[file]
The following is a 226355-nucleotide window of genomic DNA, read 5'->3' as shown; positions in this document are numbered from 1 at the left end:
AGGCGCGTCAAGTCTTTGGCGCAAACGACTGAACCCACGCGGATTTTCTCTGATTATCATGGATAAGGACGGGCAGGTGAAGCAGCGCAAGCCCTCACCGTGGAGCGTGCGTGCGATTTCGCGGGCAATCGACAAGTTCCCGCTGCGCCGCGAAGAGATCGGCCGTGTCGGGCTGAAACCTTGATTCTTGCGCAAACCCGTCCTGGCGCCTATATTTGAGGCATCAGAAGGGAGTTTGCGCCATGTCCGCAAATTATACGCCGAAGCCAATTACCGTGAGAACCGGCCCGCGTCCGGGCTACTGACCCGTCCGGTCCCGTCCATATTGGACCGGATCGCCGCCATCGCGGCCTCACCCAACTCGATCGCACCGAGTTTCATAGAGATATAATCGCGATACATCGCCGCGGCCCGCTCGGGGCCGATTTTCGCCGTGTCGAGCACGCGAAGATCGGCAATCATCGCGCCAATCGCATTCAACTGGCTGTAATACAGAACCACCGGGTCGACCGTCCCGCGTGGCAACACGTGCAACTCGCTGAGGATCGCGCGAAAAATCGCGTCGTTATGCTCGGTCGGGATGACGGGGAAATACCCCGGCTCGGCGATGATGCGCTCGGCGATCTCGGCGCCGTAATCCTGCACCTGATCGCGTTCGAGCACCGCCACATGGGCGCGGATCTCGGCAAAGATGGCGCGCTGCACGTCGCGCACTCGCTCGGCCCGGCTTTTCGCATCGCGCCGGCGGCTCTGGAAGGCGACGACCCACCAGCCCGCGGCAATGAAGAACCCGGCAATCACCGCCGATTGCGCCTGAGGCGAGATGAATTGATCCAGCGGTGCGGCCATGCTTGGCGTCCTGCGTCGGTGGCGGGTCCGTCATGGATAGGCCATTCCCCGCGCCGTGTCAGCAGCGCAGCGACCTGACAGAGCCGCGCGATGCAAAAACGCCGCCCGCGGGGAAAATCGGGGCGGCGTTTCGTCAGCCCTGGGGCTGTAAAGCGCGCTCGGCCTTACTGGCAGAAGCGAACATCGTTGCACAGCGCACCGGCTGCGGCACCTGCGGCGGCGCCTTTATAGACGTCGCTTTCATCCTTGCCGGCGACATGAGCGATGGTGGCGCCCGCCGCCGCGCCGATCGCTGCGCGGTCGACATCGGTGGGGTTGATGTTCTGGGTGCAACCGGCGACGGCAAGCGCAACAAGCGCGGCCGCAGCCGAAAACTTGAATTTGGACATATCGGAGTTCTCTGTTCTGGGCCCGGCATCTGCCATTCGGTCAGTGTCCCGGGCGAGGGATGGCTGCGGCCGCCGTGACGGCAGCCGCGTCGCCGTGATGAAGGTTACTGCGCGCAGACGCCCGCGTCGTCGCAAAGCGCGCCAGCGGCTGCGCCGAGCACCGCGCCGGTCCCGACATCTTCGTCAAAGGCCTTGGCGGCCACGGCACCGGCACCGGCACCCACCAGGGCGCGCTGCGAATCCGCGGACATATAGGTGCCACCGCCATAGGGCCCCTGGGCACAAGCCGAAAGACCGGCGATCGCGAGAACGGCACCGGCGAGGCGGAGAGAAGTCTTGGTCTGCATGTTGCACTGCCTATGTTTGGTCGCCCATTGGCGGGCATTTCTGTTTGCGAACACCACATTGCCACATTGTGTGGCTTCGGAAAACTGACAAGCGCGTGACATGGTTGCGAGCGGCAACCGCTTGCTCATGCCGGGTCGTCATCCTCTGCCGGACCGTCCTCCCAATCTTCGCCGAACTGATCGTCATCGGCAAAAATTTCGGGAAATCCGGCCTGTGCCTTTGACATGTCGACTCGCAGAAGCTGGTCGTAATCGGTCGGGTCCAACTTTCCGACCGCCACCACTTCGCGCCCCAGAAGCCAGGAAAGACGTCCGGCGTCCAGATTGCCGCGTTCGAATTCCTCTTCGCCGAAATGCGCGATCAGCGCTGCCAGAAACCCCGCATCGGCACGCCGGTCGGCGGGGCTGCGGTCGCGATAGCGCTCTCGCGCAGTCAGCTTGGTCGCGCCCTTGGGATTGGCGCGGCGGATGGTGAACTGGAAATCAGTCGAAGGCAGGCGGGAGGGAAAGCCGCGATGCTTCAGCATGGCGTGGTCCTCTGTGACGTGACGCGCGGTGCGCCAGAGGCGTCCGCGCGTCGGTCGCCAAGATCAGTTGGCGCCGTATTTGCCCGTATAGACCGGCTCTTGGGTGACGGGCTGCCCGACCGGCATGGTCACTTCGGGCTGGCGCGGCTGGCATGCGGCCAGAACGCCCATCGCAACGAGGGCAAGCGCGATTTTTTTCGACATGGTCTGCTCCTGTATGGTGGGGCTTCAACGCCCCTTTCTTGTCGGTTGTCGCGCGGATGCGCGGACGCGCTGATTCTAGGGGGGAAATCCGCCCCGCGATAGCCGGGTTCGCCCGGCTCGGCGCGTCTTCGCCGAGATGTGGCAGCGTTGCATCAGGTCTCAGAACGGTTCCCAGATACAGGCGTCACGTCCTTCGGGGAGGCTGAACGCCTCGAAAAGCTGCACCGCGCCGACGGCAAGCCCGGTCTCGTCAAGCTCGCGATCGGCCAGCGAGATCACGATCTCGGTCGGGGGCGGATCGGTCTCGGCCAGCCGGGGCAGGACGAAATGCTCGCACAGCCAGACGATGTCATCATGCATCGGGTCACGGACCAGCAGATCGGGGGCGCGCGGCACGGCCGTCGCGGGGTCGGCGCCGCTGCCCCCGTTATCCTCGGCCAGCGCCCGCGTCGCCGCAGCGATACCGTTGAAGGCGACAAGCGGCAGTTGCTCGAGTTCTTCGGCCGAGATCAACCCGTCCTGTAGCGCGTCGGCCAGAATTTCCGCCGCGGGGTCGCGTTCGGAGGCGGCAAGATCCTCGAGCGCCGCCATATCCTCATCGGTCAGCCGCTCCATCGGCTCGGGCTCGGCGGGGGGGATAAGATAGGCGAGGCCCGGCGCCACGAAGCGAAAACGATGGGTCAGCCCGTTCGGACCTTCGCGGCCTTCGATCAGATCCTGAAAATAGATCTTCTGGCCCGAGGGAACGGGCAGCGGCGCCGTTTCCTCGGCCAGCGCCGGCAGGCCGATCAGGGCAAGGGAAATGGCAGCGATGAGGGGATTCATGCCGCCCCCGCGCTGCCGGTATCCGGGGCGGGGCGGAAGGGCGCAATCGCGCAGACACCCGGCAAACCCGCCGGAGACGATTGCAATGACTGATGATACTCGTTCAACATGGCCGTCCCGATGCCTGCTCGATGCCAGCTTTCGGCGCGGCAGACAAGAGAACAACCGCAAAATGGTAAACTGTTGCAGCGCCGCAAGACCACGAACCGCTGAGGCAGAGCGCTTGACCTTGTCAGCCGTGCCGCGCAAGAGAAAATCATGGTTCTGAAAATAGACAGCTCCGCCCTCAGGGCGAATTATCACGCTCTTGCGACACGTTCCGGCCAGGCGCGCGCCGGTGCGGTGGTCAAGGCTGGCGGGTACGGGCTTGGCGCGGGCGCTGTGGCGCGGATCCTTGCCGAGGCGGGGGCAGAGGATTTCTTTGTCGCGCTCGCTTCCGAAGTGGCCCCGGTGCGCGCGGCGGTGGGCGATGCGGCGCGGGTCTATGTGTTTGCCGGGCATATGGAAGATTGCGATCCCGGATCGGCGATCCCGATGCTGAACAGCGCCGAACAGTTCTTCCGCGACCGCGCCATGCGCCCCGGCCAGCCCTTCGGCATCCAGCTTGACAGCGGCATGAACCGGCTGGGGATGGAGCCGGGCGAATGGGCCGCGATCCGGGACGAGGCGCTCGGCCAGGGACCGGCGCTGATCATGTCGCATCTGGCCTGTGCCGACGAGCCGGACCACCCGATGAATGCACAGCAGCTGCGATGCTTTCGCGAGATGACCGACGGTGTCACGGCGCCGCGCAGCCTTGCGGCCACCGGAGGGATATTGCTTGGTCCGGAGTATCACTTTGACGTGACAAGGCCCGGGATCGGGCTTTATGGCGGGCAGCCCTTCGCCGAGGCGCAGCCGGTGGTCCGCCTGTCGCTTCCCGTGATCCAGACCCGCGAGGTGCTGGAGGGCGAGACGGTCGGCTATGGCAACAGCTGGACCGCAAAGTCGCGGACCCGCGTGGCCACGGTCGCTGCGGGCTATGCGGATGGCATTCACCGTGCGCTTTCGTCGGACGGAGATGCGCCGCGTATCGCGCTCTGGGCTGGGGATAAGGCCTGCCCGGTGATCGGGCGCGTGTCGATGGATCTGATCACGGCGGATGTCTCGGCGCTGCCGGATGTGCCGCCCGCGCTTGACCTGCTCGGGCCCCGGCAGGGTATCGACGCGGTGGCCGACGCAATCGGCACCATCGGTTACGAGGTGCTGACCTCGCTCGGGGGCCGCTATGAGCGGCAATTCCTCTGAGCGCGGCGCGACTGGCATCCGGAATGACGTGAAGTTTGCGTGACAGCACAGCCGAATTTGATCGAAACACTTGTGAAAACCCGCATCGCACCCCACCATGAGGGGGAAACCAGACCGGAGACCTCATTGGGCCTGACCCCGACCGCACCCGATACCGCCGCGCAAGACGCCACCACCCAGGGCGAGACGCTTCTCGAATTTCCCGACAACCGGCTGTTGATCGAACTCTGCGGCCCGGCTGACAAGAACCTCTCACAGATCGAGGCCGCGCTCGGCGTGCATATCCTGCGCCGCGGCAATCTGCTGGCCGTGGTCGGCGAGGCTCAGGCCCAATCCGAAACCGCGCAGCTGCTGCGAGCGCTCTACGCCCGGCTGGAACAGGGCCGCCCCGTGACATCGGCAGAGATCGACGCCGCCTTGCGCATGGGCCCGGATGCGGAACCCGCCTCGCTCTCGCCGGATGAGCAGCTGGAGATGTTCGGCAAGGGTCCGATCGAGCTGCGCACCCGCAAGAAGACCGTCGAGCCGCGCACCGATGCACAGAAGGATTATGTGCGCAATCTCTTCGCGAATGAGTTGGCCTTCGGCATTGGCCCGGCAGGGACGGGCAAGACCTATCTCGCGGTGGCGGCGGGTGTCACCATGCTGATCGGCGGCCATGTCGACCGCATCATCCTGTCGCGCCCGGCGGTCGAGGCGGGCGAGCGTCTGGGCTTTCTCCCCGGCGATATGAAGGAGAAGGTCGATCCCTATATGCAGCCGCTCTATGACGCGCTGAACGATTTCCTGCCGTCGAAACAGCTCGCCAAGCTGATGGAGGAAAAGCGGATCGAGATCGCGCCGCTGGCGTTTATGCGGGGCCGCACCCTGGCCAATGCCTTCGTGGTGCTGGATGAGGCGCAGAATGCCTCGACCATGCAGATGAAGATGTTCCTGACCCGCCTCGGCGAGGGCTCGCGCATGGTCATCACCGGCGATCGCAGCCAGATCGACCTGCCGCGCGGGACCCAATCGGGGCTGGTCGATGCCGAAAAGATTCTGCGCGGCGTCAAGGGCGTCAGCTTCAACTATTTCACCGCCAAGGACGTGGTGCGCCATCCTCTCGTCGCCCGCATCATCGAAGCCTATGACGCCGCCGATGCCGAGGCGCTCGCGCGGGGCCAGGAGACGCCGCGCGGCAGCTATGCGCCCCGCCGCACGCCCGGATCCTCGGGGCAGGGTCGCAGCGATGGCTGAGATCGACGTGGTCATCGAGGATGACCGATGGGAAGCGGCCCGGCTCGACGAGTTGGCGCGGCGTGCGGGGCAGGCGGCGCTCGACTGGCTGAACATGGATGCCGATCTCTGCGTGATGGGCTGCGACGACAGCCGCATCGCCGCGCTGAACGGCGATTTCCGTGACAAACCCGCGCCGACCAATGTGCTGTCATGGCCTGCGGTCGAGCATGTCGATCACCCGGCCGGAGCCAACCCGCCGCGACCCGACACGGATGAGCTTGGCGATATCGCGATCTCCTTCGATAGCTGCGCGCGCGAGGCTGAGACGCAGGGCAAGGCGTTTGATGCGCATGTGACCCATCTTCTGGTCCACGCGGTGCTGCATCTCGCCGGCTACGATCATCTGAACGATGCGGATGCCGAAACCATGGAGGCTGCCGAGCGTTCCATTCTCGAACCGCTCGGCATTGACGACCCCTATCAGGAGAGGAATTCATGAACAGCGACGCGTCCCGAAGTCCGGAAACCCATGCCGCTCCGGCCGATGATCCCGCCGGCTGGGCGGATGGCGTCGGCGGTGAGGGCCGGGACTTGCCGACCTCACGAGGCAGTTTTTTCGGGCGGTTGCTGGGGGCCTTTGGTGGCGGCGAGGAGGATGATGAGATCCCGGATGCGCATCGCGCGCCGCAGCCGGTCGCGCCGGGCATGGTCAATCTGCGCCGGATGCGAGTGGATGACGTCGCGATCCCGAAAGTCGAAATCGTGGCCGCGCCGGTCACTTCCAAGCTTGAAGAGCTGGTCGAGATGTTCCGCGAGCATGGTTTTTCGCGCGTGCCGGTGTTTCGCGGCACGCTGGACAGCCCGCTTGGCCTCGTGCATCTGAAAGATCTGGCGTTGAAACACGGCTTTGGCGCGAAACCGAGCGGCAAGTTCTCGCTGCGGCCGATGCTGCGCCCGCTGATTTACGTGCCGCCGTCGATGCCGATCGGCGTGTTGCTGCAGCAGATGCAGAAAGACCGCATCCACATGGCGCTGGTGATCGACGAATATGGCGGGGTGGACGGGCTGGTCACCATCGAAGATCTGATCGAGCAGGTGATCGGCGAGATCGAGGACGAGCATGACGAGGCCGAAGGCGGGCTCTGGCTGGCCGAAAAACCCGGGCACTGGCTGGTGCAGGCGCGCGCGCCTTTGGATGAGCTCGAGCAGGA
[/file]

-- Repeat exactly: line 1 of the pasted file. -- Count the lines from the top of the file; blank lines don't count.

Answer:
The following is a 226355-nucleotide window of genomic DNA, read 5'->3' as shown; positions in this document are numbered from 1 at the left end: